The Meaning of Mums

Chrysanthemum Meaning and Symbolism

Fall Gardening

The first chrysanthemums were cultivated in China centuries ago. It has appeared in ancient Chinese writings as early as 15th century BC and was used as an herbal remedy. Its boiled roots were believed to provide headache relief, and the sprouts and petals were eaten in salads. The Chinese city of Chu-Hsien was named after the chrysanthemum and literally means “Chrysanthemum City.”

From China, the chrysanthemum made its way over to Japan by Buddhist monks in AD 400. Soon after its introduction, the Japanese were so enamored by this beautiful flower that it was soon adopted as the emperor’s crest and official seal. “Kiku” is the Japanese name for chrysanthemum and every year there is a National Chrysanthemum Day which is also referred to as the Festival of Happiness.

In the 17th century, the chrysanthemum was introduced to Europe where Karl Linnaeus, the father of modern taxonomy, coined the Western name “chrysanthemum.” The name is derived from the Greek words “chrysos” meaning gold, and “anthemon” meaning flower. Today they are also commonly referred to as “mums.

We have tons of mums!

Chrysanthemum Meanings

Since the flower blooms in the fall, the chrysanthemum signifies joy and beauty despite the oncoming winter. Although beautiful, chrysanthemums hold various meanings across different time periods and cultures, both positive and negative.

  • Victorians used chrysanthemums to show friendship and well-wishing.
  • Buddhists use the chrysanthemum as offerings due to their powerful Yang energy.
  • In China, the chrysanthemum is traditionally offered to the elderly as they symbolize long life as well as good luck in the home.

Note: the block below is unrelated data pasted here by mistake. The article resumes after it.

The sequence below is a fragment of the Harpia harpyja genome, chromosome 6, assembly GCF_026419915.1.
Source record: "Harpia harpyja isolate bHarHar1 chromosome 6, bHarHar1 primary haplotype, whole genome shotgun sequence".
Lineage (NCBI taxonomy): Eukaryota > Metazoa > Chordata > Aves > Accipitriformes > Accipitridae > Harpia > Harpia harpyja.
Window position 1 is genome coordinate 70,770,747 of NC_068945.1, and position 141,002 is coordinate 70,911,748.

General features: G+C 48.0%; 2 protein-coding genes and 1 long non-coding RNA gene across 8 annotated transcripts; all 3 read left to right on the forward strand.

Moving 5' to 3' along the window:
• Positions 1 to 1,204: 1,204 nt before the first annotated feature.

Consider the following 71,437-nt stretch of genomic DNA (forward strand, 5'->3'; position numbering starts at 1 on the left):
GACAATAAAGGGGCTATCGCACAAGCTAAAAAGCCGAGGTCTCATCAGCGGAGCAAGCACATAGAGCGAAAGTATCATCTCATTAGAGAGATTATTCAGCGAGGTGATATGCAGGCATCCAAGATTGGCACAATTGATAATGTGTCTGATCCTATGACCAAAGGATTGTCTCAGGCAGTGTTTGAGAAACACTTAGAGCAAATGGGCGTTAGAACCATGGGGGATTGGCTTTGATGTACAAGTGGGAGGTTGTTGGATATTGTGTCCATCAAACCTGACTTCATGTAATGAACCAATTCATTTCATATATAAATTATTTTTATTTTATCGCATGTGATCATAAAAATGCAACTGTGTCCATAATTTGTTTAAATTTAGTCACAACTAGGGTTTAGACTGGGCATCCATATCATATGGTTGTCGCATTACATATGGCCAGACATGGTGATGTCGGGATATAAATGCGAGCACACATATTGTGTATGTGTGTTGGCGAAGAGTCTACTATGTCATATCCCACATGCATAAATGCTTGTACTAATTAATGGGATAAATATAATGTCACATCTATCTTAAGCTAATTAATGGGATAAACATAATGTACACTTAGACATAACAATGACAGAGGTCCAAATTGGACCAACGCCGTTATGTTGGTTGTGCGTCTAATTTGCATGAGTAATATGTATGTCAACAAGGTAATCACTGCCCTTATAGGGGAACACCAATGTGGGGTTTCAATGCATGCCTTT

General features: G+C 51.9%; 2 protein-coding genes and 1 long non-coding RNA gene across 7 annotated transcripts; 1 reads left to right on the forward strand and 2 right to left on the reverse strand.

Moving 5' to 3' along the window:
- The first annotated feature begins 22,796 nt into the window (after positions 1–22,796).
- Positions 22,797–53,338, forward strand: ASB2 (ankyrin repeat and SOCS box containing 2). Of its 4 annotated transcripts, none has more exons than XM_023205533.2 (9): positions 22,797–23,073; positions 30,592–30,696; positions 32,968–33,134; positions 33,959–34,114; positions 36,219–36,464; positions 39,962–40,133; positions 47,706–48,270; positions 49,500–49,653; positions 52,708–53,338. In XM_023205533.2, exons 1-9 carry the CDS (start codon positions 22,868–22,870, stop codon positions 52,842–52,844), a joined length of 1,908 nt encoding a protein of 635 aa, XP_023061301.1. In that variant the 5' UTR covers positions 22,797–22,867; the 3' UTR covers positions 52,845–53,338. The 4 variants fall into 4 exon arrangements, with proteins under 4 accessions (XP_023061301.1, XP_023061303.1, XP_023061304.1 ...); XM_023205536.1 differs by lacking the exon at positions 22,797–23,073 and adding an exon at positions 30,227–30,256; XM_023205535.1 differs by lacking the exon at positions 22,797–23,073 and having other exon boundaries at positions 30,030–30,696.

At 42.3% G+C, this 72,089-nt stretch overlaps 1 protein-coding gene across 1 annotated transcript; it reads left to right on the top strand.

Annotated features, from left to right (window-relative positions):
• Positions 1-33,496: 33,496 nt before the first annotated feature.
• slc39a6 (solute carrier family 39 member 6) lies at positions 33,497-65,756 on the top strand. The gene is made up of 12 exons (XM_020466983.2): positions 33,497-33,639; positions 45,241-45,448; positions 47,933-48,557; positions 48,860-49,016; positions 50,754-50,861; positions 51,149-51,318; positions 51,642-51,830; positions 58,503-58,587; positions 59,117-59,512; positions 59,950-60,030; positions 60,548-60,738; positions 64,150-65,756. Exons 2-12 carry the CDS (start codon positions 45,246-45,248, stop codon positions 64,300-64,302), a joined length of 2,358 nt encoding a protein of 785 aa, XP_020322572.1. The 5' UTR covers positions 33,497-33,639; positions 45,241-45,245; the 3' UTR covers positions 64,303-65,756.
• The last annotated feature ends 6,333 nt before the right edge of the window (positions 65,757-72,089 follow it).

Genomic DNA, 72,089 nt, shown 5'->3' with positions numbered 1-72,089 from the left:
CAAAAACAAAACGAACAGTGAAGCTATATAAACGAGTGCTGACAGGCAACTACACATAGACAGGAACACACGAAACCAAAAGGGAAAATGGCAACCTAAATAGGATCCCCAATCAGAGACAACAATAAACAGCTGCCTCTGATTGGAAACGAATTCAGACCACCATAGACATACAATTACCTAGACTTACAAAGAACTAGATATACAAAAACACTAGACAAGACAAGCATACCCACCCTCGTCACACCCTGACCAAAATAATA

• In Australia, chrysanthemums are the official flower for Mother’s Day due to their nickname “mums.”
  • In Belgium and Austria, the chrysanthemum is used almost exclusively as a memorial flower to honor loved ones and is the flower of choice for placing on graves.

“Chrysanthemums generally symbolize longevity, fidelity, joy and optimism”

Chrysanthemum Cultural Significance

Since the chrysanthemum was first cultivated in China, the flower still holds deep cultural significance to this day, especially in art. The chrysanthemum is one of the Four Gentleman, which include the plum blossom, the orchid, and bamboo. These are the four main plants depicted in traditional Chinese watercolor paintings, and are derived from Confucianism.

In Japan, the official seal for the Imperial family is a chrysanthemum with 16 petals and is used for official government documents. In the military, the Supreme Order of the Chrysanthemum is the most prestigious honor that can be awarded by the Emperor.

Chrysanthemum Facts

  • The chrysanthemum is the official birth flower of November.
  • In the United States, the chrysanthemum is the largest commercially produced flower and is known as the “Queen of Fall Flowers.”
  • The chrysanthemum head is actually a cluster of many small flower heads.
  • The chrysanthemum belongs to the Asteraceae family which is the largest family of flowering plants and includes over 23,000 species.

So many colors to choose from.

Chrysanthemum Uses

Chrysanthemums have long been used for their medicinal properties. Drinking chrysanthemum flower tea and taking chrysanthemum vitamins or supplements can provide a multitude of health benefits. These benefits include: treating chest pain, reducing high blood pressure, treating diabetes, reducing fever, being an anti-inflammatory agent, and alleviating headaches.

In addition to medicine, the chrysanthemum is used in as an essential ingredient in Chinese cooking. The leaves are used as greens in many sautéed dishes, soups, and salads and the delicate petals are brewed into tea.

In the United States, the yellow and orange varieties are the most popular bedding plants used in landscaping.

Chrysanthemum cinerariaefolium is used as a powerful ingredient in insecticides. The active ingredient found in the flower heads is called pyrethrum, and is a toxic compound that causes paralysis in insects.

 
Article courtesy of Teleflora.com

Want new articles before they get published?
Join our Awesome Garden Club.

Leave a Comment

Your email address will not be published. Required fields are marked *

*